The General, Bob Knight, will be storming the sidelines again
this season--only in Lubbock, Texas, not Bloomington, Ind. The
Maestro, Rick Pitino, will be firing up the crowds once more in
Kentucky--only in Louisville, not Lexington. Jason Williams said
no to the NBA and is back for another title run at Duke--without
Shane Battier. There's a familiar feeling to the 2001-02 season,
yet it's all very different. Hop aboard our bus, the orientation
tour is about to begin.
DON'T BE A FOOL, STAY IN SCHOOL
THAT'S THE MESSAGE THESE PLAYERS HEEDED WHEN THEY TESTED THE NBA
DRAFT WATERS AND DETERMINED THAT ANOTHER YEAR IN COLLEGE IS WHAT
THEY REALLY NEED
Partly because he wants to get a degree, partly because he needs
to beef up his reed-thin frame and partly because he wants to win
a national title, Prince, last season's SEC player of the year,
didn't even bother to attend predraft camps after announcing that
he would explore his pro options. "I was just trying to get some
feedback on what I needed to improve," says Prince, a 6'9" senior
who hit the weight room hard this summer and has new muscle
definition to prove it.
November 19, 2001
Clancy led more than 60 hopefuls in scoring and rebounding at
last summer's NBA predraft camp in Chicago--yet returned to USC.
"I left Chicago knowing I would have been drafted," says Clancy,
"but I couldn't take the chance of going in the second round,"
in which contracts are smaller and not guaranteed. He learned
that he needs to work on his shooting range and dribble drive in
his senior year. "Coming back was the best thing I could have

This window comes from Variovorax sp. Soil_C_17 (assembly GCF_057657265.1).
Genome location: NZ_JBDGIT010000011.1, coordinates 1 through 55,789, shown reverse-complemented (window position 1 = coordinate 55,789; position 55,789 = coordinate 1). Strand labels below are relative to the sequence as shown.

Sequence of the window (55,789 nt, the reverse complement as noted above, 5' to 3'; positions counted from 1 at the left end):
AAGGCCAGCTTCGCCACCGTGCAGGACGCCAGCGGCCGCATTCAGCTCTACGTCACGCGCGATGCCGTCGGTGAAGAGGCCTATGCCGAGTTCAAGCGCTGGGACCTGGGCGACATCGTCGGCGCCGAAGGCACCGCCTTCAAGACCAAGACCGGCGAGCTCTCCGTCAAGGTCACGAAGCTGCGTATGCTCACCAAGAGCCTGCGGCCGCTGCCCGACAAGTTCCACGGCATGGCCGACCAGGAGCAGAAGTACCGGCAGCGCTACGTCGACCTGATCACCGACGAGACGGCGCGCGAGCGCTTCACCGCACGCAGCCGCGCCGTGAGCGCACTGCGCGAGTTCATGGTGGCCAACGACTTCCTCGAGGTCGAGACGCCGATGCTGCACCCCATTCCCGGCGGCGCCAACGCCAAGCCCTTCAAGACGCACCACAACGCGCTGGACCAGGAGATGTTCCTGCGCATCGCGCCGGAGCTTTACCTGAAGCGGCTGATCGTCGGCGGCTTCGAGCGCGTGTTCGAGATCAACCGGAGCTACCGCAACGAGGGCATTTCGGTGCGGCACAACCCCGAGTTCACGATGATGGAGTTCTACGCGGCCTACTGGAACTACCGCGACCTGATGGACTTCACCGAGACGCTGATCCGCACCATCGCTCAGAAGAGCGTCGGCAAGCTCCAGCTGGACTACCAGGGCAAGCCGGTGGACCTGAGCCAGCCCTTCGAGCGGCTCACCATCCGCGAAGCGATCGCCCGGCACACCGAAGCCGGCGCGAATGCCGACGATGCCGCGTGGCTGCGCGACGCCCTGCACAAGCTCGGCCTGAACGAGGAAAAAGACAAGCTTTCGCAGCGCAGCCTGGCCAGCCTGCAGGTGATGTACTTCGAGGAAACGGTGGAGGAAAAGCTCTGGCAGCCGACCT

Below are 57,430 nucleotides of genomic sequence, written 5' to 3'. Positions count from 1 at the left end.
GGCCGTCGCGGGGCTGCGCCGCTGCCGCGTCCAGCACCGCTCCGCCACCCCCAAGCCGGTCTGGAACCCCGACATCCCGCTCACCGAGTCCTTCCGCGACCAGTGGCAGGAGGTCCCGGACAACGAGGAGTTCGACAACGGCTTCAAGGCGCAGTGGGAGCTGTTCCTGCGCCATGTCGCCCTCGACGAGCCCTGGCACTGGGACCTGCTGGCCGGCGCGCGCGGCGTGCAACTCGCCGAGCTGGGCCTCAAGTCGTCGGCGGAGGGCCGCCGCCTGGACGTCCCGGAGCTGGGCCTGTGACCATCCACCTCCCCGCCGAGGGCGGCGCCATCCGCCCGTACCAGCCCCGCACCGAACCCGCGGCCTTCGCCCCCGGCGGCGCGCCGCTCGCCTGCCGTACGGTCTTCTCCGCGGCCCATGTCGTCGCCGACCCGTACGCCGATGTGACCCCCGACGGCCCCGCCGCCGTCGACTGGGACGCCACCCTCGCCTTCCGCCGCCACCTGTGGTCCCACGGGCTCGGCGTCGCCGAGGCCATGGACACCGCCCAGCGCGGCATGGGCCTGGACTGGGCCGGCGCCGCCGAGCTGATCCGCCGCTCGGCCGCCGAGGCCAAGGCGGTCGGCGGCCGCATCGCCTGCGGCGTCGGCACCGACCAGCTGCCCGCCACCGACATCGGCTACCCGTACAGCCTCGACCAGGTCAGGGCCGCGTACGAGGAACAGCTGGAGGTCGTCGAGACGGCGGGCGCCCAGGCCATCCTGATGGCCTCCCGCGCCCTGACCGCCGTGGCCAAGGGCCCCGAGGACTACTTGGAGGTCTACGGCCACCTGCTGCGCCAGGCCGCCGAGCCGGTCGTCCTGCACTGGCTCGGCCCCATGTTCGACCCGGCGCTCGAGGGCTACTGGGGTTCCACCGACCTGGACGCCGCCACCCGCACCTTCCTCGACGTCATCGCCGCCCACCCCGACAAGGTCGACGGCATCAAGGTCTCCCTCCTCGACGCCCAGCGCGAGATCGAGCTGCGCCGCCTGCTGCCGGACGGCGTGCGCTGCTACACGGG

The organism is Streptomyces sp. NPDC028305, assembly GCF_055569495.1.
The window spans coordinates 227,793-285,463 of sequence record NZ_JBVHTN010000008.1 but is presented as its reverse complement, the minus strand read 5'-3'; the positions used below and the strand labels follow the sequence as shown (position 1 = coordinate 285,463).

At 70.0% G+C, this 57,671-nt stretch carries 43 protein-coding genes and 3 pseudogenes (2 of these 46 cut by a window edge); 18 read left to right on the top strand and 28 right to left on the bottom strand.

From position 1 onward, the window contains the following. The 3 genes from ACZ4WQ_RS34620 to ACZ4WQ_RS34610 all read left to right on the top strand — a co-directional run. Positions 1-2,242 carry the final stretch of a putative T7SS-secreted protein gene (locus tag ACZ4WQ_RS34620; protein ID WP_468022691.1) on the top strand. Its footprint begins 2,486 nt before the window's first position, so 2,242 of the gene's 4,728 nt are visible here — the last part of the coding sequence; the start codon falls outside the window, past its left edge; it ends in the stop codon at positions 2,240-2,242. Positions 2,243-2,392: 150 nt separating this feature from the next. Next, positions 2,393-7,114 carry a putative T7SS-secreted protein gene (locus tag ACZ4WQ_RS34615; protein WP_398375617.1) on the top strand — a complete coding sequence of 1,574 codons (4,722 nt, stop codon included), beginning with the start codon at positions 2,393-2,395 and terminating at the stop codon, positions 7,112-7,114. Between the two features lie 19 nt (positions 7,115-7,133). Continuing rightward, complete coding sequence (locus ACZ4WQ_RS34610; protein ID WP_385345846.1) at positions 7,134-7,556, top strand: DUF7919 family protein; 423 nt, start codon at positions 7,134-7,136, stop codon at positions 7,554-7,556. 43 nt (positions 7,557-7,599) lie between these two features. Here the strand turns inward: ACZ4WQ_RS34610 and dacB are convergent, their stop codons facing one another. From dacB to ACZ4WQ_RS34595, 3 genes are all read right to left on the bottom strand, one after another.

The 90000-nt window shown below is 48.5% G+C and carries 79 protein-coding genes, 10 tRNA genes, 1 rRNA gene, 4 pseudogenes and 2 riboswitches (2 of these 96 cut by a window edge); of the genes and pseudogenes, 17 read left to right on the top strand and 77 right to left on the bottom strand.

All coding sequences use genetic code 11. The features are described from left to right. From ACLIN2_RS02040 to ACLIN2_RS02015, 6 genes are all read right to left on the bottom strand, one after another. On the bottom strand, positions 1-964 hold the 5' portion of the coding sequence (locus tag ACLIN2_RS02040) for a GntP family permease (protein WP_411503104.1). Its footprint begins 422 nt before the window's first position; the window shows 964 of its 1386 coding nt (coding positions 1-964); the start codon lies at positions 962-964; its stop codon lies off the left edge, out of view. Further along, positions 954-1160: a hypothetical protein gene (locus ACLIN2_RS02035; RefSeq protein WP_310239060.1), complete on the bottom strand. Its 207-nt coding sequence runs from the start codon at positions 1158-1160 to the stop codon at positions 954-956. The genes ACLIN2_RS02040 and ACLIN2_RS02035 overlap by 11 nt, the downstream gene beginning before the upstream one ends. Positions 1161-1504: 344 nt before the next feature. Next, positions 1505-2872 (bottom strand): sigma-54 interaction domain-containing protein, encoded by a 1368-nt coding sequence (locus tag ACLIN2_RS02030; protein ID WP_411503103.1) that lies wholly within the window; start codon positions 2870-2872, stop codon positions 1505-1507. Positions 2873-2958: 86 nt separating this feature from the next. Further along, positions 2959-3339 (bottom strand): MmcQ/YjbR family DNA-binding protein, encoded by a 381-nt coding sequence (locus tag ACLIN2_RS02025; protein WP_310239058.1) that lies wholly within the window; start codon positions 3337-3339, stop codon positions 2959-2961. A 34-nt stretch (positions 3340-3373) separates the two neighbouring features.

done," he says.
After a so-so showing at the Chicago predraft camp, Bogans
realized he needs another year to improve his shooting and
defense. "Why make a mistake that I'd regret for the rest of my
life," says the 6'5" junior, "when I could come back here, live
the college life one more year and see how things go?" A summer
of military-style conditioning (including running suicides in
combat boots in the sand) has him ready to go.
As the NBA draft unfolded in June, Ely was paralyzed by one
counterintuitive thought: Please don't call my name. Because Ely,
a partial qualifier, earned an extra year of eligibility as a
result of being on pace to graduate, he didn't want an NBA team
to take a flier on him in the second round. Now that Ely is back
at Fresno, he hopes to burnish his shot-blocking skills--he
already holds the school record--and his offense so that he'll be
drafted in the first round.
Forgive Gardner, the Wildcats' 5'10" junior, for having been
glum following his disappointing predraft camp in Chicago. Just
don't feel too bad for him. He takes over an Arizona team that's
undeniably his own, and Gardner says he's ready to flourish,
whether it's through improved midrange shooting or quicker
footwork on defense. "I got so much good advice," he says of his
dalliance with the pros. "You'll notice a change in my game this